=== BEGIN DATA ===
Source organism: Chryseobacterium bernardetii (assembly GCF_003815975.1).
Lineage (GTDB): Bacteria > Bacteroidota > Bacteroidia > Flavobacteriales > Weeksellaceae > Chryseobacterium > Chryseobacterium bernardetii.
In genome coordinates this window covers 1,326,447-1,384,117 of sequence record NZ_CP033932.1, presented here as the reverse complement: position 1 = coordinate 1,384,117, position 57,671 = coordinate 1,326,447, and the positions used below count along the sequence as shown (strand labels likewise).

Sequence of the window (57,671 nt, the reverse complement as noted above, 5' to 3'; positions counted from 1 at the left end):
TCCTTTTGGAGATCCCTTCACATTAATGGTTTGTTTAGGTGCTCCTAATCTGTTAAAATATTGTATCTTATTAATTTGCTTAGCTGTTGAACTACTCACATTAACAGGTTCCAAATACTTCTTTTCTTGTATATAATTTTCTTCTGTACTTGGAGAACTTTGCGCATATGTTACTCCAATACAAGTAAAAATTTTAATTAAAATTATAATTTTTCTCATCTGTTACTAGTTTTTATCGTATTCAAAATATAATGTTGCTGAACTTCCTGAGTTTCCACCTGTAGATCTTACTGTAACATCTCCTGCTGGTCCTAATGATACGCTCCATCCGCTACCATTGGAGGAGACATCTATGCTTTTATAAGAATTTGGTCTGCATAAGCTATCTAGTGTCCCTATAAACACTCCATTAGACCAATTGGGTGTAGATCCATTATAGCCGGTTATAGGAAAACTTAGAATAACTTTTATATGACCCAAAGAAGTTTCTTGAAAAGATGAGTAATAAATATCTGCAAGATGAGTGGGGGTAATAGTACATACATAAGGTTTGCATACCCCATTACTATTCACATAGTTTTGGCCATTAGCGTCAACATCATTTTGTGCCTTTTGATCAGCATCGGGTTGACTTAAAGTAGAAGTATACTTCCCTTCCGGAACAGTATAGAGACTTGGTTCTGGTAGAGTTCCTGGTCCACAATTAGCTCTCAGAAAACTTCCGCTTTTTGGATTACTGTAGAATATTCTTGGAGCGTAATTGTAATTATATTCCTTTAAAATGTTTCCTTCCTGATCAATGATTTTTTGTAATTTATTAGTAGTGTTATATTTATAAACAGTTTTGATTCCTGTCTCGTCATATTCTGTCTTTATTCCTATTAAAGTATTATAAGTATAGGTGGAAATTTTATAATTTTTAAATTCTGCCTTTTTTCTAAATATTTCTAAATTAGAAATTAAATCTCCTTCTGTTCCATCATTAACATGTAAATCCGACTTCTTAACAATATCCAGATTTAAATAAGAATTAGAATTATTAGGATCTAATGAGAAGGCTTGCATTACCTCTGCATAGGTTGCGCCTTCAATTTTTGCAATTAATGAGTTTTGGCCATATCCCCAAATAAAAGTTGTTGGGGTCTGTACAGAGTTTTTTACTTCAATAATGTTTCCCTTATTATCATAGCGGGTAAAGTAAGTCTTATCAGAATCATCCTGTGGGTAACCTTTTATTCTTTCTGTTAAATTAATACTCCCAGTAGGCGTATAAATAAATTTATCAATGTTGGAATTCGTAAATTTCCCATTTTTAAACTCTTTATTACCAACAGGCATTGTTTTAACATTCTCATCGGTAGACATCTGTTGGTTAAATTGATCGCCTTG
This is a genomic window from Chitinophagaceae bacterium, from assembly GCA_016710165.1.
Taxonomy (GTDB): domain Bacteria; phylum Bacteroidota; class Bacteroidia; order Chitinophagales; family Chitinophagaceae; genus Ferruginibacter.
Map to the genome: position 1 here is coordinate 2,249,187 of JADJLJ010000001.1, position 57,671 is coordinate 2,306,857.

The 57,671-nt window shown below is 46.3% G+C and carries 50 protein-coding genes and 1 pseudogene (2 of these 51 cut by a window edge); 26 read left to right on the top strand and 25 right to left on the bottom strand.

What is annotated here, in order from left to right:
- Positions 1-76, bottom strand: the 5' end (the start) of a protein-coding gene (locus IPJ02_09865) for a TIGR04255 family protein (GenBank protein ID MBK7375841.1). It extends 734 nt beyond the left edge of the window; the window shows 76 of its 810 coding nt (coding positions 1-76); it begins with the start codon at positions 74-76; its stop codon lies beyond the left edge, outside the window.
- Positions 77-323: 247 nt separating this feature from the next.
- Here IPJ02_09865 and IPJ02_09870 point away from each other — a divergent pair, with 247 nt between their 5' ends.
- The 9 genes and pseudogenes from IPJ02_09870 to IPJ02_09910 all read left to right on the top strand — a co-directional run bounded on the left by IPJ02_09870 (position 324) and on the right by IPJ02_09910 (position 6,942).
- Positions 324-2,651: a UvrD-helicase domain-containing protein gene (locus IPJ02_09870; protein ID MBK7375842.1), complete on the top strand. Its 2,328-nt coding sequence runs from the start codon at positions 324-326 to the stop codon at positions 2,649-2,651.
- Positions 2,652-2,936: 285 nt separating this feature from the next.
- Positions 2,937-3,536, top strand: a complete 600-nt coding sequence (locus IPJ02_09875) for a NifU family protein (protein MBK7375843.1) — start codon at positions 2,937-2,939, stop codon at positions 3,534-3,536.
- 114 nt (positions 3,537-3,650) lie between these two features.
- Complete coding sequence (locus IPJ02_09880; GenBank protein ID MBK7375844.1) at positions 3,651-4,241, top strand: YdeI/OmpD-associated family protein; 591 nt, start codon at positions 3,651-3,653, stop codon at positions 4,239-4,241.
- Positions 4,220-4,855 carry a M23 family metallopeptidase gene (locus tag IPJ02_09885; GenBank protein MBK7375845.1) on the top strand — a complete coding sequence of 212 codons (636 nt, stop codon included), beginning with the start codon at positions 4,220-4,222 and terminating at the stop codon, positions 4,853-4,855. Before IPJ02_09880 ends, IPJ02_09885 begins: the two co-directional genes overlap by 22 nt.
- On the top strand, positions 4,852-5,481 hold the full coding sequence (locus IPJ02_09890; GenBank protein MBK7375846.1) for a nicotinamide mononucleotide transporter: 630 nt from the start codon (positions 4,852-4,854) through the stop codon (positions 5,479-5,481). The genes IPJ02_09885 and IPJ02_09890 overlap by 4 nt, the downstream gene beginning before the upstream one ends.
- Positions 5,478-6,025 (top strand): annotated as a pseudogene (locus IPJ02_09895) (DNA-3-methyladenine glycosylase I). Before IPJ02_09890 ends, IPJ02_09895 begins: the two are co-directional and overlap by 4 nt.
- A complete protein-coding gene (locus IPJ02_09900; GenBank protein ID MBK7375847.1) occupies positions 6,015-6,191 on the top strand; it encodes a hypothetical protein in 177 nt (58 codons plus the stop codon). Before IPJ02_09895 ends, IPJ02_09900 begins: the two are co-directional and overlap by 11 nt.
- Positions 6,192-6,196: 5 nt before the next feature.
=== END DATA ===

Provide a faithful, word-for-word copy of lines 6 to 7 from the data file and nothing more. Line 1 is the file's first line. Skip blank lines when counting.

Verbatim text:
This is a genomic window from Chitinophagaceae bacterium, from assembly GCA_016710165.1.
Taxonomy (GTDB): domain Bacteria; phylum Bacteroidota; class Bacteroidia; order Chitinophagales; family Chitinophagaceae; genus Ferruginibacter.